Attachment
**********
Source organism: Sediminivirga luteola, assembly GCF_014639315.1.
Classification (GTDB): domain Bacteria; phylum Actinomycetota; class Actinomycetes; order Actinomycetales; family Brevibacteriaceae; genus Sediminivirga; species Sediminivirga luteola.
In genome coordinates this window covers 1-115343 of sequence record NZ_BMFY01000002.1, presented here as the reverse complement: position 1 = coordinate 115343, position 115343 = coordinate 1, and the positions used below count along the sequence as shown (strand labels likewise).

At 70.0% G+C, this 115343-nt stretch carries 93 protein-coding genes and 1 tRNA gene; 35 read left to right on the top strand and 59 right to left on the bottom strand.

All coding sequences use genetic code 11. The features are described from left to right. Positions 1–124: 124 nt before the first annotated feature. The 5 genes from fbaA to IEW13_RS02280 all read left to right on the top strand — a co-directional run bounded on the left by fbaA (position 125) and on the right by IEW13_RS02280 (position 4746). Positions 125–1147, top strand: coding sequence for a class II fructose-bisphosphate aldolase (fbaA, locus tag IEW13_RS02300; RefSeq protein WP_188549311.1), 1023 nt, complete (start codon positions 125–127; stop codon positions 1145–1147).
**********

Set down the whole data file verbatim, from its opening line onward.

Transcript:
Source organism: Sediminivirga luteola, assembly GCF_014639315.1.
Classification (GTDB): domain Bacteria; phylum Actinomycetota; class Actinomycetes; order Actinomycetales; family Brevibacteriaceae; genus Sediminivirga; species Sediminivirga luteola.
In genome coordinates this window covers 1-115343 of sequence record NZ_BMFY01000002.1, presented here as the reverse complement: position 1 = coordinate 115343, position 115343 = coordinate 1, and the positions used below count along the sequence as shown (strand labels likewise).

At 70.0% G+C, this 115343-nt stretch carries 93 protein-coding genes and 1 tRNA gene; 35 read left to right on the top strand and 59 right to left on the bottom strand.

All coding sequences use genetic code 11. The features are described from left to right. Positions 1–124: 124 nt before the first annotated feature. The 5 genes from fbaA to IEW13_RS02280 all read left to right on the top strand — a co-directional run bounded on the left by fbaA (position 125) and on the right by IEW13_RS02280 (position 4746). Positions 125–1147, top strand: coding sequence for a class II fructose-bisphosphate aldolase (fbaA, locus tag IEW13_RS02300; RefSeq protein WP_188549311.1), 1023 nt, complete (start codon positions 125–127; stop codon positions 1145–1147).